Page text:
Illusory Individuality

656 Words3 Pages
Which is more valuable: the needs of the many of the needs of the one? It is a question that has been explored all throughout the world and all throughout human history. From the collectivist societies of the Eastern Hemisphere to the individualistic cultures of the Western, everyone has their own opinion on the subject and it is doubtful that a universally accepted answer will ever be found. The United States of America tends to answer “the one.” The freedom to pursue one’s dreams and desires is one of the founding principles of the county – promised in the Declaration of Independence and guaranteed in the Constitution – however, American history reveals that that oftentimes the “individuality” that is accepted is the “individuality” that is approved of by the collective.
The arrival of the Puritans to what would later become the United States of America is a shining example of the individualism that the country was founded on - a group of people rebel against a society which tried to force their beliefs on another and the group leaves to pursue their individual ideals. This is ironic on two fronts. First, the Puritans were intolerant of other religions and viewpoints that contradicted their own. Anne Hutchinson’s and Roger William’s exile from the Puritan colonies due to conflicting religious beliefs exemplifies the Puritan intolerance.
Second, the Puritan faith was absurdly restrictive. While they did believe in recreation and relaxation, rejoicing in God was considered true relaxation and things like theater, gambling, music, art, and dancing as “poison” (Daniels). Increase Mather, a Puritan minister, wrote on the subject of dancing, “The miserable Dancer knoweth not, that as many Paces as he makes in Dancing, so many step...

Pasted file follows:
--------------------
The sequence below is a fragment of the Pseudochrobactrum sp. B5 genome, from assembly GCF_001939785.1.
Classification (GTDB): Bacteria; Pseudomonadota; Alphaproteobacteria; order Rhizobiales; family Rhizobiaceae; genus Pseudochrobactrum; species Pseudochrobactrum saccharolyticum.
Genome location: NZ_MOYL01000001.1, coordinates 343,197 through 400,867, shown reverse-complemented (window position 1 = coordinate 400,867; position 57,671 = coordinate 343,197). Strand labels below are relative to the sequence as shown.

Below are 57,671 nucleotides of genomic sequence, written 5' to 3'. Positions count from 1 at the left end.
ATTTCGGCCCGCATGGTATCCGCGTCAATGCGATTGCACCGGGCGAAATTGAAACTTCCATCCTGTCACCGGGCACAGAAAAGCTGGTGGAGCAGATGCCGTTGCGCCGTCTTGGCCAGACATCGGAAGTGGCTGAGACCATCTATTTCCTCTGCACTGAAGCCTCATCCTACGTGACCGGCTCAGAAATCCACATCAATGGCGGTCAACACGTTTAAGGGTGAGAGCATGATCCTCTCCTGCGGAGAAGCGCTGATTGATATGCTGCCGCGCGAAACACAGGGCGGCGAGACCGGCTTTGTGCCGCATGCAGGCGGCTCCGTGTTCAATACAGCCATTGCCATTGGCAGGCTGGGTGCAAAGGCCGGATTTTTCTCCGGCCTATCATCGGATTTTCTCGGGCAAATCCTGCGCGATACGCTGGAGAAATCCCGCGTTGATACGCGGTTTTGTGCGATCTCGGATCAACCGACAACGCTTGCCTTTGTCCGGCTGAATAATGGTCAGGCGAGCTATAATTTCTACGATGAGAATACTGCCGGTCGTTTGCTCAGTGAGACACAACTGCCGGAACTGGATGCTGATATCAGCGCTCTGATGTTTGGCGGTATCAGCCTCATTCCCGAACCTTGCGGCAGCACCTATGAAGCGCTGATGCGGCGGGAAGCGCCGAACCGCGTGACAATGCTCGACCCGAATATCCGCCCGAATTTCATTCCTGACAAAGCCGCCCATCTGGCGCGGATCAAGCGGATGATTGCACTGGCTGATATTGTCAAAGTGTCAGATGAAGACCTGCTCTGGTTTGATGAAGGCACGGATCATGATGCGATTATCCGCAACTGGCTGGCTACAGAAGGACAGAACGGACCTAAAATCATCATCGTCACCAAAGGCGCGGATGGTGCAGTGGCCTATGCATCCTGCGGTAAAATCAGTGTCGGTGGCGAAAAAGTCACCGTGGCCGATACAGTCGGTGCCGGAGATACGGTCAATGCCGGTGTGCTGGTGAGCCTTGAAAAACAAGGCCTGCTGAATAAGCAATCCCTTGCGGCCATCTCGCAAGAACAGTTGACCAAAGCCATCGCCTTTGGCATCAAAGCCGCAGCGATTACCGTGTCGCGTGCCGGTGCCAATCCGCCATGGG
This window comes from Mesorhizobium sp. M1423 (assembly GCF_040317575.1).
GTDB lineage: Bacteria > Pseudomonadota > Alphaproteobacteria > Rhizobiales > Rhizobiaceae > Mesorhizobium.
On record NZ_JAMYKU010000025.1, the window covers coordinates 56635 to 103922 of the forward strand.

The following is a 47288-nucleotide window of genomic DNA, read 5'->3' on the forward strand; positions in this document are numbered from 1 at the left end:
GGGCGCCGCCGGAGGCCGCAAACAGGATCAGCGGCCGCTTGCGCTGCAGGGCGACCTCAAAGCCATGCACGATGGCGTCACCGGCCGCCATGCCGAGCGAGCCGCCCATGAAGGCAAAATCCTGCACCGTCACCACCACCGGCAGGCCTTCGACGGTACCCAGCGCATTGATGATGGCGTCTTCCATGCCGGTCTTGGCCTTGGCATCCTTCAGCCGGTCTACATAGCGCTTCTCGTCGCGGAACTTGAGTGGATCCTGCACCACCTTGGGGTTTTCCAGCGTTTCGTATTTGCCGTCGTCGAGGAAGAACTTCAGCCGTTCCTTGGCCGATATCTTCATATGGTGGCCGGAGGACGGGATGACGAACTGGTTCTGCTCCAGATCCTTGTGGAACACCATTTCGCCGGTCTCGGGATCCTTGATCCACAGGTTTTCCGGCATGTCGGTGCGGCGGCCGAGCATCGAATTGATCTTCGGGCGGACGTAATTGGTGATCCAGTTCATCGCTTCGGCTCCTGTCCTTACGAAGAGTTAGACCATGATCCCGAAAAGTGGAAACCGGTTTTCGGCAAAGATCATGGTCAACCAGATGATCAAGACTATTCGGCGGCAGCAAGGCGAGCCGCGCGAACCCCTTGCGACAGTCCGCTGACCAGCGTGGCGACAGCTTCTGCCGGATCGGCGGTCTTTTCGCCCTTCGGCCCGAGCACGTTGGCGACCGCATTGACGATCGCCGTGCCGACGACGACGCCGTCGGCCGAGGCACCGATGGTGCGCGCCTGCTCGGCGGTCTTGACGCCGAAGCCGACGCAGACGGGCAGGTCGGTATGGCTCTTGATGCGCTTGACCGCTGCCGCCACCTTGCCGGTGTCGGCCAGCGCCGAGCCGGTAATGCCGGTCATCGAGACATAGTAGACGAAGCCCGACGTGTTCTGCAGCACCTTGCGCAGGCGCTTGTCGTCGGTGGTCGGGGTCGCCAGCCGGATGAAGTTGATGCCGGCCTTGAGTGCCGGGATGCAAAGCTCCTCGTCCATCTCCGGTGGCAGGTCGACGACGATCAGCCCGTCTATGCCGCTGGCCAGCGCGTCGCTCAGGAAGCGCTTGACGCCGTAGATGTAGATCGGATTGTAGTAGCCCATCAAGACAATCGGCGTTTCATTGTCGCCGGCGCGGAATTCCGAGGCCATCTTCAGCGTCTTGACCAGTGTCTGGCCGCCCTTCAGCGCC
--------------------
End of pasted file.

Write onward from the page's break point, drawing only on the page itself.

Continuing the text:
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... era to the Witch Trials of the Puritanical times. The media made it all the easier to influence the minds of the masses while masking marionette motions as original thought (idk if this makes sense I just like the alliteration.) Instead of outright rules and restrictions controlling the actions of the people, social conventions are what prevented people from truly expressing themselves. In the Catcher in the Rye, “ I’m always saying ‘Glad to’ve met you’ to somebody I’m not at all glad I met. If you want to stay alive, you have to say that stuff though” showcases this mind set (Salinger). There’s more stuff but I don’t know what to do. Halp.

American history has shown the struggle between the individual and the collective. The more sinister aspects of individualism show that the world his painted with shades of gray and not in harsh blacks and stark whites.
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